CPAP Nasal Masks are Ideal for Most Patients
For those of you who are new to CPAP, or are just about to purchase a new CPAP mask, you should know that there are three different types of mask you can use. The smallest and lightest are the nasal pillow masks. These cover very little surface area on your face and are very light, but can become dislodged easier than most masks. Full face masks are durable and dependable – particularly for patients with facial hair – but they’re a little bigger than other masks, and aren’t ideal for all people. Instead, we believe that most patients will do best with nasal masks.
The nasal mask is ideal, particularly for new patients, because of the blend of comfort and effectiveness. Nasal masks seal around a patient’s nose, brushing gently against the nasal bridge and resting comfortably on the upper lip. These are not particularly sensitive parts of the face, and the mask’s cushions are relatively uniform and even surfaces ideal for helping you secure a durable seal. This serves the new patient two related benefits: increased compliance and reliable therapy.
Compliance is the key for all new patients. Roughly half of all patients new to CPAP therapy will abandon CPAP early on in their treatment, determining that they were either too uncomfortable or otherwise unable to make their therapy work. In most cases – not all, but most – the culprit behind abandoned therapy is an uncomfortable mask. It’s easy to see why: masks are not natural, we’re not used to having one on our face when we go to sleep, and if you’re using one of the many masks without any kind of comfort feature, it’s going to be a struggle to relax while it pinches on the skin.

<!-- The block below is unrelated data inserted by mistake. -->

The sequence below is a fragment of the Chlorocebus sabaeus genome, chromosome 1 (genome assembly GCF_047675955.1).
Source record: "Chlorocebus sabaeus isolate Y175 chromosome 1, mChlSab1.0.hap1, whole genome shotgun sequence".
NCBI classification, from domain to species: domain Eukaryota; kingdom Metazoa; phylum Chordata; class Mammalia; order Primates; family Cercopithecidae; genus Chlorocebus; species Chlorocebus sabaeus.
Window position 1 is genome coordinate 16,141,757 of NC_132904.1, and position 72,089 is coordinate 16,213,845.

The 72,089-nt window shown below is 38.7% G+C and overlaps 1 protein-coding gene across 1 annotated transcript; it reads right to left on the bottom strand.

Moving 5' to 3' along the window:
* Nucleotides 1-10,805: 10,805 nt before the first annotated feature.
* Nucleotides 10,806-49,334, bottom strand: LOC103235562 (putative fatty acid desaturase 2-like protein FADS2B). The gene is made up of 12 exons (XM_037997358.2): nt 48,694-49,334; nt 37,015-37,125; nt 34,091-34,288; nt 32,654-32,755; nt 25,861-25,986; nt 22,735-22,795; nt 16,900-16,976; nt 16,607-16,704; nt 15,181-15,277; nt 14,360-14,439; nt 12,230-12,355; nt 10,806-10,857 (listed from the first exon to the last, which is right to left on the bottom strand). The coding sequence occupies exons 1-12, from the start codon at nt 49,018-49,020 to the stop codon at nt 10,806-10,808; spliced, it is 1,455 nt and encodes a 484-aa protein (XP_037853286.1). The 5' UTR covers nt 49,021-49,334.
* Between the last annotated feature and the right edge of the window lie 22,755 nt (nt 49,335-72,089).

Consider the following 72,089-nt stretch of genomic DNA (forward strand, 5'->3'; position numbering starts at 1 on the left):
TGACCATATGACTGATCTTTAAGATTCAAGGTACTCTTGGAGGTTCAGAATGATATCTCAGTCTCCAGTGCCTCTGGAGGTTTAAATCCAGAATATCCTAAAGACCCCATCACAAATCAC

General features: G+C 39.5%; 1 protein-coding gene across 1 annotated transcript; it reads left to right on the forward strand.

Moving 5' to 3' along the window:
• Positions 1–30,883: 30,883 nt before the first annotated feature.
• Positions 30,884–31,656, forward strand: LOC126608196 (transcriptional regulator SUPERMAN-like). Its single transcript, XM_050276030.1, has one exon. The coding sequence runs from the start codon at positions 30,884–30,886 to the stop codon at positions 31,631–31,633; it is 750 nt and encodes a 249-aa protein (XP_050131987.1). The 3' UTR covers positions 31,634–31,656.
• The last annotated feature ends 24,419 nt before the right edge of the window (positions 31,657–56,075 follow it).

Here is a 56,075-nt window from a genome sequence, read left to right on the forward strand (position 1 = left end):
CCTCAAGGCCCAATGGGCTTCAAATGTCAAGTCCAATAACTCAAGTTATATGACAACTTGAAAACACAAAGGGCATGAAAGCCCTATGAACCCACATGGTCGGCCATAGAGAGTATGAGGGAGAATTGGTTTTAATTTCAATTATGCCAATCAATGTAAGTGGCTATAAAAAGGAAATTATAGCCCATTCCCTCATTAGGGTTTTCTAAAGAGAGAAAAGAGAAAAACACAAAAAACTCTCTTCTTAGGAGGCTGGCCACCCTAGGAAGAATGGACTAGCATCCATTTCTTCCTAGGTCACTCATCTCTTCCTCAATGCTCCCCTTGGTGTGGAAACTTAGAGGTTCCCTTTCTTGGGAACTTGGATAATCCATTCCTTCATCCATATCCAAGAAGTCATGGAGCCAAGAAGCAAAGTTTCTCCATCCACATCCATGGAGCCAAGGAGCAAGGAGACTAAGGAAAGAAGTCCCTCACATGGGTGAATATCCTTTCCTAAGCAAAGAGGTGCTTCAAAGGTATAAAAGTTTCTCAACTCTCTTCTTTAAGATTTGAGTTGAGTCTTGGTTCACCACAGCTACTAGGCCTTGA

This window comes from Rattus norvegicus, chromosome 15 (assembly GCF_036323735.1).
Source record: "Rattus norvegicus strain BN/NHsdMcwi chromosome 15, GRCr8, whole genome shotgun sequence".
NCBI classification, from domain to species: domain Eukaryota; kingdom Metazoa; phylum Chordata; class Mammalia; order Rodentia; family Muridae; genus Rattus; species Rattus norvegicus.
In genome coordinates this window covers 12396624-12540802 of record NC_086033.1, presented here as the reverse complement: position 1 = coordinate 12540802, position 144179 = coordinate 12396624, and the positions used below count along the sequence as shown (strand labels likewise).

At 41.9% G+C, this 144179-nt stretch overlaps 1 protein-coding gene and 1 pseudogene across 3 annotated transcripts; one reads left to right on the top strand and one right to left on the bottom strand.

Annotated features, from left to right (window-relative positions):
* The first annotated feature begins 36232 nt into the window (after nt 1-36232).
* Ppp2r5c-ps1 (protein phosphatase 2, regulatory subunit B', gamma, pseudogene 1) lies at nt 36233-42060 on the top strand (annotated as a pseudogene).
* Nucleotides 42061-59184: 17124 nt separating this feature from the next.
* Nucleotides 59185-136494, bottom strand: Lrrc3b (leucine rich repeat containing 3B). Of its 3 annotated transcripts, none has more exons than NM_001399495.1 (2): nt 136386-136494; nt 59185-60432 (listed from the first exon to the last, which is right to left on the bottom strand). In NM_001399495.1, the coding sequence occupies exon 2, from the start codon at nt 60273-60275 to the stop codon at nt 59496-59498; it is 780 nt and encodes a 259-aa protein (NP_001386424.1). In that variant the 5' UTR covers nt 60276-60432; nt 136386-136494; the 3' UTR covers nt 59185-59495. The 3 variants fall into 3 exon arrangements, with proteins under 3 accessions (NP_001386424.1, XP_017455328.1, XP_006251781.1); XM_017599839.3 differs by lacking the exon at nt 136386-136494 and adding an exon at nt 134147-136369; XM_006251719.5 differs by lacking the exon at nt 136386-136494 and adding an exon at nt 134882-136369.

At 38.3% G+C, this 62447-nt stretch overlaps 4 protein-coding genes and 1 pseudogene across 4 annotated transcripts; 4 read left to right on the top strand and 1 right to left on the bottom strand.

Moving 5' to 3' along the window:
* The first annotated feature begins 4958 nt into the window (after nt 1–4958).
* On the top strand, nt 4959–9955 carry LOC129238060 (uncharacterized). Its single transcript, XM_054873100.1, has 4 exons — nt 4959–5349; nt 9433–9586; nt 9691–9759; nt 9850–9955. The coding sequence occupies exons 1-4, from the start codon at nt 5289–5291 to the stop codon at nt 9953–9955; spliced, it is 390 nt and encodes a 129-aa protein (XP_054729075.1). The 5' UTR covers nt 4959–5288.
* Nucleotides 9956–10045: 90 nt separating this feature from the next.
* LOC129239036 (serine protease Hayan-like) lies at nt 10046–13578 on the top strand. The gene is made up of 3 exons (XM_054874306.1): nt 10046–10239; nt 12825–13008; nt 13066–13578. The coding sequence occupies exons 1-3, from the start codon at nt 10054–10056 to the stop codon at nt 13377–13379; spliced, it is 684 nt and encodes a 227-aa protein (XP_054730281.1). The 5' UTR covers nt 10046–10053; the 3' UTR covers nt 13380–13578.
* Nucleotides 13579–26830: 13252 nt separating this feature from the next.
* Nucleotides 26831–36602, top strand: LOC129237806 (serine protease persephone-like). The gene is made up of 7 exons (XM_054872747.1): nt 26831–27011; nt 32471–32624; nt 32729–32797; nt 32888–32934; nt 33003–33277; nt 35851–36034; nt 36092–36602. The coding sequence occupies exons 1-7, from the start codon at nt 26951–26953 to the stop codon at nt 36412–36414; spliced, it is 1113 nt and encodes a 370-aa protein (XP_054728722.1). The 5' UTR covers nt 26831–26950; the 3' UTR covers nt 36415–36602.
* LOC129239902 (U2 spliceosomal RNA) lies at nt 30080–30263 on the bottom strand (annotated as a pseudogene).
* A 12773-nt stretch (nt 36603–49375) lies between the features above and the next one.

While not all nasal masks will offer all of the comfort you’d expect in a modern CPAP mask, many do. Nasal masks are built to blend comfort with durability, and there are a number of reliable masks with cushions that will sit lightly on your face. The AirFit N10 from ResMed, for example, is the kind of mask that can increase a new patient’s compliance. Built with a silicone seal that rests gently against your upper lip and nasal bridge, the N10 is the lightest nasal mask on the market. The plastic on the mask frame is exceptionally lightweight, and the cushion’s bubble seal doesn’t require you to overtighten your mask.
While the AirFit is one of the newest masks on the market, there are other older favorites that will accomplish the same objective. The ResMed Mirage FX, Respironics Wisp, and ResMed Swift FX Nano are all comfortable nasal masks that have been helping patients with their compliance for years. The bottom line is, as a new CPAP patient, you need to do everything you can to stick with your therapy over time. When it comes time to choose a mask, we recommend that you pick a nasal initially, and adjust if that mask doesn’t quite work how you like it.